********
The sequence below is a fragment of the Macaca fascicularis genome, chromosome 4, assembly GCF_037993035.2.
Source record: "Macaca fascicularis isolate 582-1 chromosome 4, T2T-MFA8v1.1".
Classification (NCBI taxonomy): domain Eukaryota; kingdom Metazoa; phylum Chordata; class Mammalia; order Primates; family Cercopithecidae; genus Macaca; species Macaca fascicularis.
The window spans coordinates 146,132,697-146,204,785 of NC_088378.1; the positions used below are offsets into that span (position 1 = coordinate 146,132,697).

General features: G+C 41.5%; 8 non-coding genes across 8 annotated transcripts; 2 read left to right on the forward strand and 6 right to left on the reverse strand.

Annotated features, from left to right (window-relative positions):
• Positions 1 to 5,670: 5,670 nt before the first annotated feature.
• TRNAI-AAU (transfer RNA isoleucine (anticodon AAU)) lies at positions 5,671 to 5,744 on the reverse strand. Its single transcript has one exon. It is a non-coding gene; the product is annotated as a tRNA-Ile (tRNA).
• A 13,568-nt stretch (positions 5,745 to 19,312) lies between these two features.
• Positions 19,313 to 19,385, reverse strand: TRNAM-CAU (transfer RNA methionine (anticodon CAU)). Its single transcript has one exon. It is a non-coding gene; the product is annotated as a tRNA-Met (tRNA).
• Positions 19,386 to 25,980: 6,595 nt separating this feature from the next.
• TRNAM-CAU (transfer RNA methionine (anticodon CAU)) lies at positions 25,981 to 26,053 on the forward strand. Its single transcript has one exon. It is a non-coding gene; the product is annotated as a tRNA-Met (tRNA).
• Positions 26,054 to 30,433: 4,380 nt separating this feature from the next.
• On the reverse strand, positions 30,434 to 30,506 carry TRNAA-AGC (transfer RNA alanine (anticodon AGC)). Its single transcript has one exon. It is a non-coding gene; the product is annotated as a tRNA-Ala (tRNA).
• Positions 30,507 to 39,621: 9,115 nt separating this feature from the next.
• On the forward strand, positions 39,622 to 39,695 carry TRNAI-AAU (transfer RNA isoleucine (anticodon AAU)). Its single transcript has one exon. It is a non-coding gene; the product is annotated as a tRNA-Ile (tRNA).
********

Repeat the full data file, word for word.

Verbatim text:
The sequence below is a fragment of the Macaca fascicularis genome, chromosome 4, assembly GCF_037993035.2.
Source record: "Macaca fascicularis isolate 582-1 chromosome 4, T2T-MFA8v1.1".
Classification (NCBI taxonomy): domain Eukaryota; kingdom Metazoa; phylum Chordata; class Mammalia; order Primates; family Cercopithecidae; genus Macaca; species Macaca fascicularis.
The window spans coordinates 146,132,697-146,204,785 of NC_088378.1; the positions used below are offsets into that span (position 1 = coordinate 146,132,697).

General features: G+C 41.5%; 8 non-coding genes across 8 annotated transcripts; 2 read left to right on the forward strand and 6 right to left on the reverse strand.

Annotated features, from left to right (window-relative positions):
• Positions 1 to 5,670: 5,670 nt before the first annotated feature.
• TRNAI-AAU (transfer RNA isoleucine (anticodon AAU)) lies at positions 5,671 to 5,744 on the reverse strand. Its single transcript has one exon. It is a non-coding gene; the product is annotated as a tRNA-Ile (tRNA).
• A 13,568-nt stretch (positions 5,745 to 19,312) lies between these two features.
• Positions 19,313 to 19,385, reverse strand: TRNAM-CAU (transfer RNA methionine (anticodon CAU)). Its single transcript has one exon. It is a non-coding gene; the product is annotated as a tRNA-Met (tRNA).
• Positions 19,386 to 25,980: 6,595 nt separating this feature from the next.
• TRNAM-CAU (transfer RNA methionine (anticodon CAU)) lies at positions 25,981 to 26,053 on the forward strand. Its single transcript has one exon. It is a non-coding gene; the product is annotated as a tRNA-Met (tRNA).
• Positions 26,054 to 30,433: 4,380 nt separating this feature from the next.
• On the reverse strand, positions 30,434 to 30,506 carry TRNAA-AGC (transfer RNA alanine (anticodon AGC)). Its single transcript has one exon. It is a non-coding gene; the product is annotated as a tRNA-Ala (tRNA).
• Positions 30,507 to 39,621: 9,115 nt separating this feature from the next.
• On the forward strand, positions 39,622 to 39,695 carry TRNAI-AAU (transfer RNA isoleucine (anticodon AAU)). Its single transcript has one exon. It is a non-coding gene; the product is annotated as a tRNA-Ile (tRNA).